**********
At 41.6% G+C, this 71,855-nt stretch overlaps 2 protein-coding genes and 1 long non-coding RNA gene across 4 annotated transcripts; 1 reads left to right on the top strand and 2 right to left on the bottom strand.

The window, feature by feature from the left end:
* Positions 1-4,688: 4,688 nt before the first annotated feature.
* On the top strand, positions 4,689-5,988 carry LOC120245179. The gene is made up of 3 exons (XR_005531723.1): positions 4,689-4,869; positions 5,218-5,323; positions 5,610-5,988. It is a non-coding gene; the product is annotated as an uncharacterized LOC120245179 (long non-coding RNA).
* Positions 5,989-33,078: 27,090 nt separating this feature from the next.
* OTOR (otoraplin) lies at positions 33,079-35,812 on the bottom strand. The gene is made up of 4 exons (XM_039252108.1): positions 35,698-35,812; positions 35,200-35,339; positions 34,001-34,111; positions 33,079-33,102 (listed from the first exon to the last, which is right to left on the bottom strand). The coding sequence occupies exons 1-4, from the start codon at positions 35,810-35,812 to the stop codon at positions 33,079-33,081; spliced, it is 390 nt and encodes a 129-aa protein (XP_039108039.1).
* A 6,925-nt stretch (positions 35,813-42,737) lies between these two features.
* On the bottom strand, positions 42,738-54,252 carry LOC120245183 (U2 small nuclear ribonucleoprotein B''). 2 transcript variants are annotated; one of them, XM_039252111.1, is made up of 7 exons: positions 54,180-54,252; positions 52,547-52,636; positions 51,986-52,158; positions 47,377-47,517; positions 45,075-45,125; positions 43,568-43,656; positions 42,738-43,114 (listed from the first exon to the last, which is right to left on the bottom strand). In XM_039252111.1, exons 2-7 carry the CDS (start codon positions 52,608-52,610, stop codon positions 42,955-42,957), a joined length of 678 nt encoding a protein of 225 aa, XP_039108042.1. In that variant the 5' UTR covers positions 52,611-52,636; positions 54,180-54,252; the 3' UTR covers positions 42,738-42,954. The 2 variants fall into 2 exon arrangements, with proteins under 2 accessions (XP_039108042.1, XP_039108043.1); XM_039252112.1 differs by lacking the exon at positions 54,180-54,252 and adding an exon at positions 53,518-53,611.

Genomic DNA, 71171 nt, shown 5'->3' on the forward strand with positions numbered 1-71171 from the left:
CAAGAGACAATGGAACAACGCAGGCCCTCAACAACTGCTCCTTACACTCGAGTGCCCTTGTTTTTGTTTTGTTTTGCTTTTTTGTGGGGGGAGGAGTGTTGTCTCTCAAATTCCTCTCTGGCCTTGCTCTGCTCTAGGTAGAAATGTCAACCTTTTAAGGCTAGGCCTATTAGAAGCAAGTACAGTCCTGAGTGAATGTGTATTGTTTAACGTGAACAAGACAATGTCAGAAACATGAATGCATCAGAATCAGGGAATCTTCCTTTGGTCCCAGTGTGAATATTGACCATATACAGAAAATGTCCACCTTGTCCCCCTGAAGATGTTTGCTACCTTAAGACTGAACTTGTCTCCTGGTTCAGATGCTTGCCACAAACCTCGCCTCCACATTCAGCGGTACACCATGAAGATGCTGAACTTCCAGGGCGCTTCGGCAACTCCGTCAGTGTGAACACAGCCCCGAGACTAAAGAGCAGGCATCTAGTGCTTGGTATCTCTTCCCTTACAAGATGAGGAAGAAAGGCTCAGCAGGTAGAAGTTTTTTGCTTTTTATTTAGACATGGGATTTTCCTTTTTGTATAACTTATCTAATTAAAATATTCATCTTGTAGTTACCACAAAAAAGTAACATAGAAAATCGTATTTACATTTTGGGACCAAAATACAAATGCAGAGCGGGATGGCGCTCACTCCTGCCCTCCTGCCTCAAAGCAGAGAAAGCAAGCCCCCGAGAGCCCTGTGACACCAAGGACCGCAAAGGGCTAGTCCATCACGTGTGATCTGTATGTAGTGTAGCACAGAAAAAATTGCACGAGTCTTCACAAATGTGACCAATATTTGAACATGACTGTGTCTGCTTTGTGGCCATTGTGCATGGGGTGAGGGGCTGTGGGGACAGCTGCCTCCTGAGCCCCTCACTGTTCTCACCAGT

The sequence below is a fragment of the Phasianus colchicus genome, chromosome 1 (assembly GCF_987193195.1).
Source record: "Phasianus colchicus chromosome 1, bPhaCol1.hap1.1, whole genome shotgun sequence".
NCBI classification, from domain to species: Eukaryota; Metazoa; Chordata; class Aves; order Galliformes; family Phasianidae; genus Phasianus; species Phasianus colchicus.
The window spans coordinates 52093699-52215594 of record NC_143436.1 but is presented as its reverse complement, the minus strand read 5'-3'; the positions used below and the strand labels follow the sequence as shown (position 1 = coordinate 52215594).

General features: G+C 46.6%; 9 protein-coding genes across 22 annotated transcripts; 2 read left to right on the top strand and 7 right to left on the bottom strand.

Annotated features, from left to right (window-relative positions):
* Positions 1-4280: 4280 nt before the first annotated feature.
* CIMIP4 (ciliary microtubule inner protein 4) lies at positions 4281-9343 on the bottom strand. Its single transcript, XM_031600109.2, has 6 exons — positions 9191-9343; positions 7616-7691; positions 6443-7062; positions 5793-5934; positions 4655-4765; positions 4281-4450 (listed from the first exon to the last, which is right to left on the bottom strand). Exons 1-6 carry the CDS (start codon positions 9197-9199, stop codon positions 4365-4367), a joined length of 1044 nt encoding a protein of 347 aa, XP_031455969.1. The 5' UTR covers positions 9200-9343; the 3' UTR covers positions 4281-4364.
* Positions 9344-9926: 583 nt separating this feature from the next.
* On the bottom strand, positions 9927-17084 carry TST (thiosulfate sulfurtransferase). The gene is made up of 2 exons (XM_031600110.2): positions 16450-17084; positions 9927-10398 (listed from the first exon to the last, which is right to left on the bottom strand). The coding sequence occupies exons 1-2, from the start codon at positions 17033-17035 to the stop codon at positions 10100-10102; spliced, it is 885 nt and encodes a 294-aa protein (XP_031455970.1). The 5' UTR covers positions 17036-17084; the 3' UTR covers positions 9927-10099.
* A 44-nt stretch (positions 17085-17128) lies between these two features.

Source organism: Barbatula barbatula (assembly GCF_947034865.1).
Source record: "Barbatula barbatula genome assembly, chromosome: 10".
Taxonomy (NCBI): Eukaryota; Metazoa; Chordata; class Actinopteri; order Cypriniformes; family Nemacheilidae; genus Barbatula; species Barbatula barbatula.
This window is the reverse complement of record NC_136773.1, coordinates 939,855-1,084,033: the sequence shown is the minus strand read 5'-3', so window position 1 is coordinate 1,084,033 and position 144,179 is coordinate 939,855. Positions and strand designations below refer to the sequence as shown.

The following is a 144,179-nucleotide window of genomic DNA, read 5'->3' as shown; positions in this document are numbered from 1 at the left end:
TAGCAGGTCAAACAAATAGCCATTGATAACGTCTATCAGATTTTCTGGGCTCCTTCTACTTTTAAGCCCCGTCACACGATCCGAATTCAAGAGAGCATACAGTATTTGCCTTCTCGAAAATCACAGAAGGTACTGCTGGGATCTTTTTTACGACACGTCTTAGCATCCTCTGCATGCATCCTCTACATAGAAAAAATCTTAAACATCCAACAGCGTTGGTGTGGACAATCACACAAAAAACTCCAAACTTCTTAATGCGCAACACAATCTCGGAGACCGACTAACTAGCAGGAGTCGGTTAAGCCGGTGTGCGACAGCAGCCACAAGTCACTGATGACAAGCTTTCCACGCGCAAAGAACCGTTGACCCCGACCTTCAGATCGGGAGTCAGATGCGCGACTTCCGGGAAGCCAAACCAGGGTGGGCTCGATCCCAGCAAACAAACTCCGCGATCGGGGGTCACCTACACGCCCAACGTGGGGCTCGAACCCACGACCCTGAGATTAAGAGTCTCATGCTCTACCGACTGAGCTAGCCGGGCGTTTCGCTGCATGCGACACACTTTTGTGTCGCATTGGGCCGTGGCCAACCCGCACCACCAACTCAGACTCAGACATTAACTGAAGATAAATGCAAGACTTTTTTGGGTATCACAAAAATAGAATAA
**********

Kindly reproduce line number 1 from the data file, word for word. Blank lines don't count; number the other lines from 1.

At 41.6% G+C, this 71,855-nt stretch overlaps 2 protein-coding genes and 1 long non-coding RNA gene across 4 annotated transcripts; 1 reads left to right on the top strand and 2 right to left on the bottom strand.